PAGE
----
University of Worcester Worcester Research and Publications

An Exploration of the Implementation, Impacts & Experiences of PDP at a Single UK University.

Tymms, M.A. (2014) An Exploration of the Implementation, Impacts & Experiences of PDP at a Single UK University. PhD thesis, University of Worcester.

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The aim of this thesis has been to explore the implementations, impacts and
experiences of Personal Development Planning at a single UK university. Combining
an illuminative evaluation mixed methodology (Partlett & Hamilton 1972) with a
Sartrean existential model of identity formation, the study has sought to examine
both the systematization of PDP within a range of disciplinary cases and the ways in
which student beliefs, attitudes and motivations have impacted on the ability of
those systems to drive personal development as a product of each particular
learning context.
Traditionally, PDP research has focused on the systems into which the
innovation has been integrated, the individual student often a secondary concern to
the motivations and practices underpinning the creation of the system in question.
Research that locates the individual student at the centre of the PDP process has
therefore been scarce, and the application of a Sartrean philosophical ground in this
instance may therefore be seen as a response to this particular viewpoint, focusing
as it does on individuals as fundamental drivers of their own personal development.
Here, identity is formed within a political, and often paradoxical, negotiation
between ‘self’ and ‘other’, with each party, or parties, demanding different
responses from the other, or others. Where these demands of each other exist in
conflict so development is framed within the ability to resist or comply with external
pressures to develop in particular directions; be those socio‐economic, professional
or personal.
Drawing on Sartre’s position of student‐as‐motivated‐individual, an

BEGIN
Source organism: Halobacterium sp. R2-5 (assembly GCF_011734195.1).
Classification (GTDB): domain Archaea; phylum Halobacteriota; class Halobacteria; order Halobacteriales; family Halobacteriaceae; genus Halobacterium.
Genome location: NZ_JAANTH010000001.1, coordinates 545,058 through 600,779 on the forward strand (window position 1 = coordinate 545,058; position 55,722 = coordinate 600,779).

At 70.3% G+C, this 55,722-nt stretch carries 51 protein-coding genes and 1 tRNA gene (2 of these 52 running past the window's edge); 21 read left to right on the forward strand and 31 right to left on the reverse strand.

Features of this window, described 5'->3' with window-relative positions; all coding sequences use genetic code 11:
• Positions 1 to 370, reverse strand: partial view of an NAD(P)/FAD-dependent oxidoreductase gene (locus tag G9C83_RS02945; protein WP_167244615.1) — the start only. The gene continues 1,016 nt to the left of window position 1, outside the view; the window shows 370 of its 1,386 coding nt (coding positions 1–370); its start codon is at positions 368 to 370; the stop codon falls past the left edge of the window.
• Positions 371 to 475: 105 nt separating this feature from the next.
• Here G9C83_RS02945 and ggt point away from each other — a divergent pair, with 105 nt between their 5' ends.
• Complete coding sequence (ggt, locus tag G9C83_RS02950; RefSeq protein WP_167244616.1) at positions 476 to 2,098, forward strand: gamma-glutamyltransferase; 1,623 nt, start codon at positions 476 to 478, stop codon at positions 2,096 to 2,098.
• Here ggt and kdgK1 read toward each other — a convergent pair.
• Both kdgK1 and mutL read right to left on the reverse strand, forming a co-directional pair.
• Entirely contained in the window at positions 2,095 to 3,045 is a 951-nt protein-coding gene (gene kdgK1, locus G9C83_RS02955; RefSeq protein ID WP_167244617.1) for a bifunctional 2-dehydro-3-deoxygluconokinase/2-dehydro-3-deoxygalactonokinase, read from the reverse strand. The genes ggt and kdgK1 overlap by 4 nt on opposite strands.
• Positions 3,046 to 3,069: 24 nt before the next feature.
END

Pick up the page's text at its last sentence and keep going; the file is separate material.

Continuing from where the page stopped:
idiographic focus subsequently highlighted the role of congruence within student
and lecturer attitudes and actions. For lecturers, decisions on how they would
engage with PDP often appeared dependant on how they saw the discipline they
were working in and their role within it. Consequently, what lecturers often
expected from their students could be seen as a mirror of how they viewed
themselves. In contradiction to authors such as Bernstein (1996) and Clegg & Bradley
(2006a) staff attitudes to PDP were not constrained by discipline or professional
category in a generalized sense, but were determined by individual perceptions of
those categories by their members. With each variation in understanding came
different attitudes to assessment, practice and tutorial support, where significantly
PDP was most commonly located. Each member of staff could on some level be seen
to be defending their own perceptions and identities, projecting their own image out
to their group as an exemplar. This was a position that was also commonly reflected
in the attitudes of staff members to the motivations of government, and the sector,
to impose PDP on pedagogic practice.
For the student, entering university with a particular identity based on a
milieu of past experiences and expectations, and working towards particular
personal ambitions, their willingness to adapt appeared equally reliant on the levels
of congruence that existed between ‘self’ as learner and members of staff as
exemplars. Where contact between the two parties was minimal then students in
this study often appeared to be working around the system in a way that offered
them the least challenge. Inevitably, the levels of compliance appeared linked to the
degrees of congruence between the many parties involved, both educationally and
socially, and the allowance within the PDP system to either comply or ignore the
preferred states being offered them. As with staff members, students within this
study appeared prone to act defensively in order to maintain their existing sense of

Item Type: Thesis (PhD)
Additional Information:

A thesis submitted in partial fulfilment of the University’s requirements for the Degree of Doctor of Philosophy.

A print copy of this PhD is available on Level 4 at The Hive.

Uncontrolled Discrete Keywords: Personal Development Planning, PDP, universities, students, learning
Subjects: L Education > LB Theory and practice of education > LB2300 Higher Education
Divisions: College of Arts, Humanities and Education > School of Education
Depositing User: Janet Davidson
Date Deposited: 26 Sep 2014 14:25
Last Modified: 17 Jun 2020 17:05

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